What do you know about Chlorophyll?
What’s the first thing that comes to mind when someone says, autumn? If you’re anything like us, it’s the gorgeous colors of the leaves in the trees. But, how does that happen? Where does that color come from? Investigate the secrets of fall this year by conducting a science experiment that reveals the colors leaves turn in the autumn and explores the science behind this gorgeous transformation that occurs every year.
Discover the colors of autumn with this STEM challenge that explores leaf science and chlorophyll!
- During the spring and summer the leaves serve as factories where most of the foods necessary for the tree’s growth are manufactured. This food-making process takes place in the leaf in numerous cells containing chlorophyll, which gives the leaf its green color. This extraordinary chemical absorbs energy from sunlight that is used to transform carbon dioxide and water to carbohydrates, such as sugars and starch.
- Along with the green pigments are yellow to orange pigments, carotenes and xanthophyll pigments which, for example, give the orange color to a carrot. Most of the year these colors are masked by great amounts of green.
- In the fall, changes in the length of daylight and in temperature cause the leaves stop their food-making process. The chlorophyll breaks down, the green color disappears, and the yellow to orange colors become visible.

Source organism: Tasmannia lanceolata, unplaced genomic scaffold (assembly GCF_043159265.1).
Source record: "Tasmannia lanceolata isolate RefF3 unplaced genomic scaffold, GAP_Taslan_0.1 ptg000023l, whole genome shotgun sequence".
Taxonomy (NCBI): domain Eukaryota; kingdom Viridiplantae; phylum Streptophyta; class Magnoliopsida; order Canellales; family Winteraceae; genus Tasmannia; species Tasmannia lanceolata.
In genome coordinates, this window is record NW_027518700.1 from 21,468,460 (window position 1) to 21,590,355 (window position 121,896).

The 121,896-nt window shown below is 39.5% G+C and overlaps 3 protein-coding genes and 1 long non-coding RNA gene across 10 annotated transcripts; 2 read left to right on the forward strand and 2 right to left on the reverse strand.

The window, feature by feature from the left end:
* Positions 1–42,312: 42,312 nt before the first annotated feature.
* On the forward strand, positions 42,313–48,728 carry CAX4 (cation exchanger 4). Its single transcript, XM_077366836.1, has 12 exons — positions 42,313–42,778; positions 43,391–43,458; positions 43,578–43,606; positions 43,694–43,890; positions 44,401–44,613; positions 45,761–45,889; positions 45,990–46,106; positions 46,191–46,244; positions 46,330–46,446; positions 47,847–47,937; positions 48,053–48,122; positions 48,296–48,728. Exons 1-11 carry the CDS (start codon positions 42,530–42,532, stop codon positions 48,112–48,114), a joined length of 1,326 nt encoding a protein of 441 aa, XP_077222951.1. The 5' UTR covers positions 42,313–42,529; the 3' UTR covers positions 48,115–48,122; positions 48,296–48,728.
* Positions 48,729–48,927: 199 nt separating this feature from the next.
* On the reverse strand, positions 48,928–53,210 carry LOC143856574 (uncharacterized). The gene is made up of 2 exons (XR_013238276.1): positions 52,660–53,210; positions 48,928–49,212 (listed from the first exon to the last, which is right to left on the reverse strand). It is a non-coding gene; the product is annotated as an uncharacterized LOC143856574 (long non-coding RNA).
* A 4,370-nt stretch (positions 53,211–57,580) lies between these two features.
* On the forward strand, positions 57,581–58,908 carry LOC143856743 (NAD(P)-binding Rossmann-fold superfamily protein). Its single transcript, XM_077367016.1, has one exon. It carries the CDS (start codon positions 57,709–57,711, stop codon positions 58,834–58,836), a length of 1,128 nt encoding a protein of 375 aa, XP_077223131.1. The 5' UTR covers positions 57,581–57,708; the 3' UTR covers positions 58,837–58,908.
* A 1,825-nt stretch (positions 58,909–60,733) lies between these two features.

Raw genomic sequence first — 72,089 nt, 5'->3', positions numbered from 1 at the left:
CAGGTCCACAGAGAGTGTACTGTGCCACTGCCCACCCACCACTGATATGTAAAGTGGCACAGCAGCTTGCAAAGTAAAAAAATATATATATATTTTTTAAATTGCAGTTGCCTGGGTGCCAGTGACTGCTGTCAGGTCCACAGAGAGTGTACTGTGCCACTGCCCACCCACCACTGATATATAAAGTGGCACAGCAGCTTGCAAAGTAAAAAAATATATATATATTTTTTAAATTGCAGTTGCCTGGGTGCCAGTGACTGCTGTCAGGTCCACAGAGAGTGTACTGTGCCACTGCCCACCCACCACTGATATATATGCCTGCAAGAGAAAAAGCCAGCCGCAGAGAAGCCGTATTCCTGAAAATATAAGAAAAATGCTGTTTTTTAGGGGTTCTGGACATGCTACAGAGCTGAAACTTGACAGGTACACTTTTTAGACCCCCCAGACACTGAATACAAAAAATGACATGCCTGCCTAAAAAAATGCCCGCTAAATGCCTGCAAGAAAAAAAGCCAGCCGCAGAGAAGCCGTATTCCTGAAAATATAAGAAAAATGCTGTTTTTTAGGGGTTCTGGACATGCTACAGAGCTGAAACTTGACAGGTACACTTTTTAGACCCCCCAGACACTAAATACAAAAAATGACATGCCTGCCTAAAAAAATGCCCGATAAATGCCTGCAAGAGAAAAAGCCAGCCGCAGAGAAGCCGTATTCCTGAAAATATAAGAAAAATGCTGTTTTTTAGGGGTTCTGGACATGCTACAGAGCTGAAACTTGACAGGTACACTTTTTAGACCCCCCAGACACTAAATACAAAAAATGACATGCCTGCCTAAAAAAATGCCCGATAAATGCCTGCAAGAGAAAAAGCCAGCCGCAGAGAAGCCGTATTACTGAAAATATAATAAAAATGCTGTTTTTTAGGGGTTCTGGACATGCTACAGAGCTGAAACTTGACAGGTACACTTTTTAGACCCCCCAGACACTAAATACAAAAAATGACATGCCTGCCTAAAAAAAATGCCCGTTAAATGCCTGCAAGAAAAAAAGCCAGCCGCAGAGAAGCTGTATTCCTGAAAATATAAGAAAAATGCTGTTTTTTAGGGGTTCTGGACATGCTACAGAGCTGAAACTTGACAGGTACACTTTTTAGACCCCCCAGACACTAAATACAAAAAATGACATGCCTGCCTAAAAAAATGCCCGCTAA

- Other chemical reactions may occur, which form additional colors through the development of red anthocyanin pigments. Some mixtures give rise to the reddish and purplish fall colors of trees such as dogwoods and sumacs, while others give the sugar maple its brilliant orange. Autumn foliage of some trees show only yellow colors. Others, like many oaks, display mostly browns. All these colors are due to the mixing of varying amounts of the chlorophyll residue and other pigments in the leaf during the fall season..
Using a collection of leaves from different trees, discover how chlorophyll changes the colors of leaves.
- Different colored leaves (We used a green, green & red, yellow, and brown leaves)
- Pot of boiling water (adults only)
- Rubbing alcohol
- Small containers with lids
- Place leaves in a boiling pot of water for 5 minutes.
- While the leaves are boiling, fill up small containers with rubbing alcohol.
- When the five minutes are up, use the tongs to remove the leaves and place each one in the rubbing alcohol containers. Make sure to sort by color if you are using multiple leaves.
- Observe the changes to the color of the alcohol.
- Come back throughout the day and check to see if the alcohol has changed color.
- Send us your results.
Once you have finished this challenge, email our Youth Services Manager, Gina Knowlton, firstname.lastname@example.org Please include your first and last name, a picture of your experiment, and tell us what colors you discovered.
We will post any entrants experiments to our Facebook page on Thursday, October 15th!